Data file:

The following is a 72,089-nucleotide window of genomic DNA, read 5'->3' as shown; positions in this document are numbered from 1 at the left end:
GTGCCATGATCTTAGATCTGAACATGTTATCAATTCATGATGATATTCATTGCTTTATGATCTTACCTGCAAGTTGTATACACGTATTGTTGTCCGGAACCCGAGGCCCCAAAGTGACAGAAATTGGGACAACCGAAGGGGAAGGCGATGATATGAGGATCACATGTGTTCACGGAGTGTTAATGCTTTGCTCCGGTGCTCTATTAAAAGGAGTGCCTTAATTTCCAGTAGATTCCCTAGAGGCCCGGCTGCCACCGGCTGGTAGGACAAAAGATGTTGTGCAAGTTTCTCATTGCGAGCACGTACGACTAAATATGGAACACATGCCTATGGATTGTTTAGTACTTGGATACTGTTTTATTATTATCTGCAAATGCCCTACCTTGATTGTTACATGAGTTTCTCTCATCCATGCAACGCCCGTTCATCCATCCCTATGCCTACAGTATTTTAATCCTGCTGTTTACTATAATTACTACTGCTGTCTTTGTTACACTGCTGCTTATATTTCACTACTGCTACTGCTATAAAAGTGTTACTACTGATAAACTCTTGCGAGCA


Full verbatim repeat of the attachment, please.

The following is a 72,089-nucleotide window of genomic DNA, read 5'->3' as shown; positions in this document are numbered from 1 at the left end:
GTGCCATGATCTTAGATCTGAACATGTTATCAATTCATGATGATATTCATTGCTTTATGATCTTACCTGCAAGTTGTATACACGTATTGTTGTCCGGAACCCGAGGCCCCAAAGTGACAGAAATTGGGACAACCGAAGGGGAAGGCGATGATATGAGGATCACATGTGTTCACGGAGTGTTAATGCTTTGCTCCGGTGCTCTATTAAAAGGAGTGCCTTAATTTCCAGTAGATTCCCTAGAGGCCCGGCTGCCACCGGCTGGTAGGACAAAAGATGTTGTGCAAGTTTCTCATTGCGAGCACGTACGACTAAATATGGAACACATGCCTATGGATTGTTTAGTACTTGGATACTGTTTTATTATTATCTGCAAATGCCCTACCTTGATTGTTACATGAGTTTCTCTCATCCATGCAACGCCCGTTCATCCATCCCTATGCCTACAGTATTTTAATCCTGCTGTTTACTATAATTACTACTGCTGTCTTTGTTACACTGCTGCTTATATTTCACTACTGCTACTGCTATAAAAGTGTTACTACTGATAAACTCTTGCGAGCA